Cary Grant is known for being one of the most iconic actors from the golden age of Hollywood. That’s why it has come as a surprise to many of his fans that Grant’s biographer is claiming that he actually struggled with being in Hollywood for decades, and only found peace once he left the industry in his final years.

“It was blissful,” Grant biographer Scott Eyman told Fox News. “He was 62 when he made his final film…He got a lot of offers, but he turned them all down. He had all the money he needed.”

“He relaxed for the first time, probably in his entire life. He didn’t have to worry about the terrible business of being Cary Grant,” added Eymnan, who wrote the book “Cary Grant: A Brilliant Disguise.”

The book details how Grant went from being part of a broken English family to becoming one of the most A-list stars in Hollywood. Despite all of his success in the movie industry, however, it did not bring him happiness. Grant spent years working on the stage before making his first Hollywood movie in 1932 at the age of 28.

“He’s blazingly handsome, but he doesn’t seem to know what to do with himself,” Eyman explained. “You can tell he’s awkward. It wouldn’t be until the late ‘30s that he settles into this role of Cary Grant, one that he went on to play for about 25 years.”

“Mae West once quipped after seeing him for the first time, ‘If he can talk, I’ll take him,’” the biographer continued. “He could talk very well and she made two films with him, which certainly upped his profile.”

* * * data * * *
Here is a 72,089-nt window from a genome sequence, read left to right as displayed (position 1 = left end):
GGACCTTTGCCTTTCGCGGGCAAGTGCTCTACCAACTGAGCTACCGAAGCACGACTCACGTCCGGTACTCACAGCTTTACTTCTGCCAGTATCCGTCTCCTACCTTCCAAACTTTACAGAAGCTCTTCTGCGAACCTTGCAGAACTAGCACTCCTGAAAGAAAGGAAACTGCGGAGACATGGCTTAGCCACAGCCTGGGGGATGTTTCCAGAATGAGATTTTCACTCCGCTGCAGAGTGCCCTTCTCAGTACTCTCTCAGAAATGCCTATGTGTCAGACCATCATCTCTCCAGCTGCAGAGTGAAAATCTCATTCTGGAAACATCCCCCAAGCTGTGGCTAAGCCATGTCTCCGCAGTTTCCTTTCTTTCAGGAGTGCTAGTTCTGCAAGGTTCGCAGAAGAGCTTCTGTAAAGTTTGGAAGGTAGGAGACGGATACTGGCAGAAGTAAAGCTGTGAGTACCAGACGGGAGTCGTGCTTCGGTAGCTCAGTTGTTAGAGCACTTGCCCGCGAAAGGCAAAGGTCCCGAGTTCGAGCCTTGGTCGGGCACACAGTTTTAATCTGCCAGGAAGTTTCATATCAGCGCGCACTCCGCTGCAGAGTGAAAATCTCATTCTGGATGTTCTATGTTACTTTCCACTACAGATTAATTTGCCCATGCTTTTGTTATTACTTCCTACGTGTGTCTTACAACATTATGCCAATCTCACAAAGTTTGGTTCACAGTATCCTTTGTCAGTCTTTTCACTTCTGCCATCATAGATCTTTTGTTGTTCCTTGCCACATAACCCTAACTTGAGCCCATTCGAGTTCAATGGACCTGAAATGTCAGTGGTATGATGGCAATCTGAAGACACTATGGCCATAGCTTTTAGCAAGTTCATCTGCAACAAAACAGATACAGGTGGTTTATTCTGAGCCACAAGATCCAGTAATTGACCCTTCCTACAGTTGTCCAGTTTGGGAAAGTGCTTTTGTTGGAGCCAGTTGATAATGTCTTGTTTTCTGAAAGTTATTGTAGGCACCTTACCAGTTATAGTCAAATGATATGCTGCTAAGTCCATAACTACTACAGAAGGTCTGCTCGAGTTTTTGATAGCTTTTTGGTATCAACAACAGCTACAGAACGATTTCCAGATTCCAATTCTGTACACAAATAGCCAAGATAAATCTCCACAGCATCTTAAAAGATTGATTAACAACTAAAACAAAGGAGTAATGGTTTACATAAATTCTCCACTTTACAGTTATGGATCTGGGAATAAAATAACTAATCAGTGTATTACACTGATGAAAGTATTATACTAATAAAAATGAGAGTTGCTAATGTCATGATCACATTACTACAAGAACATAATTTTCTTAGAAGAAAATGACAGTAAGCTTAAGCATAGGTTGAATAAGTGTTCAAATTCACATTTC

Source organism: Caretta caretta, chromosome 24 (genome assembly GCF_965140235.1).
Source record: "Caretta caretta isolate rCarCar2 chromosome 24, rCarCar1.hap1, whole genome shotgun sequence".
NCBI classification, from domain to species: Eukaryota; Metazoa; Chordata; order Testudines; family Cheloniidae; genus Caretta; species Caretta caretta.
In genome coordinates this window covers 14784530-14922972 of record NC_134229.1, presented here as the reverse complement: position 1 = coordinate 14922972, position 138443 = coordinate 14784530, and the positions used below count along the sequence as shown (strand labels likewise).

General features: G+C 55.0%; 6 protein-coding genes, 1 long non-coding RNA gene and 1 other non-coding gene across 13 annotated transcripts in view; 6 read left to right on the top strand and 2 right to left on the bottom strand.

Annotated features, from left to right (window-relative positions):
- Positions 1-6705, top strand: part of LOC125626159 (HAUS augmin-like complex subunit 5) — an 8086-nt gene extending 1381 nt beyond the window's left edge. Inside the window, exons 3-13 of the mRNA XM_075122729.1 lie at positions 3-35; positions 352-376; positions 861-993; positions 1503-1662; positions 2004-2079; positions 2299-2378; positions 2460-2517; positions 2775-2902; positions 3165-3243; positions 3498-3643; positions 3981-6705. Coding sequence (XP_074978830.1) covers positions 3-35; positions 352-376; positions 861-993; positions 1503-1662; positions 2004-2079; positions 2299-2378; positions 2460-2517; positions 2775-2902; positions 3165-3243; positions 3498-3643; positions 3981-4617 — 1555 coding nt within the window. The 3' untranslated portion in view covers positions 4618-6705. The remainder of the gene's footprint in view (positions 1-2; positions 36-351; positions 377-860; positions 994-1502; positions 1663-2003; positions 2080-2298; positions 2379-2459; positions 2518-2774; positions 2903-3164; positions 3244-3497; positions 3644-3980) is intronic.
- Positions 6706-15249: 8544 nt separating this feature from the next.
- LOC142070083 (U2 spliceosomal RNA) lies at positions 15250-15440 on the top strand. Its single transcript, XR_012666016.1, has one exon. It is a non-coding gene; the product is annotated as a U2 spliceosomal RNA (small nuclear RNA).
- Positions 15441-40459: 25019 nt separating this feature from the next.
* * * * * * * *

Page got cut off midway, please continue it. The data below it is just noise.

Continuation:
Eyman also talked about the issues Grant had with women throughout his life, pointing out that he was married five times.

“Out of his five wives, three were actresses and they were all train wrecks,” said the author. “The last thing he really needed was an actress for a wife.”

Eyman went on to say that while he is aware of the rumors that Grant was gay, he doesn’t buy them.

“I don’t think a gay man gets married five times,” said Eyman. “As I wrote in the book, depending upon which team you’re rooting for, there’s evidence that he could have been gay, straight or bi… The truth is, Cary Grant didn’t play for any team, but his own… [And] I don’t think it’s the most interesting thing about him. I think it’s way down the list, considering how his life could be considered a triumph over terrible, terrible anxieties.”

Grant died in 1986 from a stroke at the age of 82, and Eyman said his years before that were the happiest of his life.

“He could simply be who he was,” the biographer explained. “It was a beautiful metamorphosis. He took time with people in a way that he never did before at the height of his career. He took time with people. He lingered with people. He tried to help people as much as possible. He was more like himself after he quit being an actor. Those years were really blissful.”

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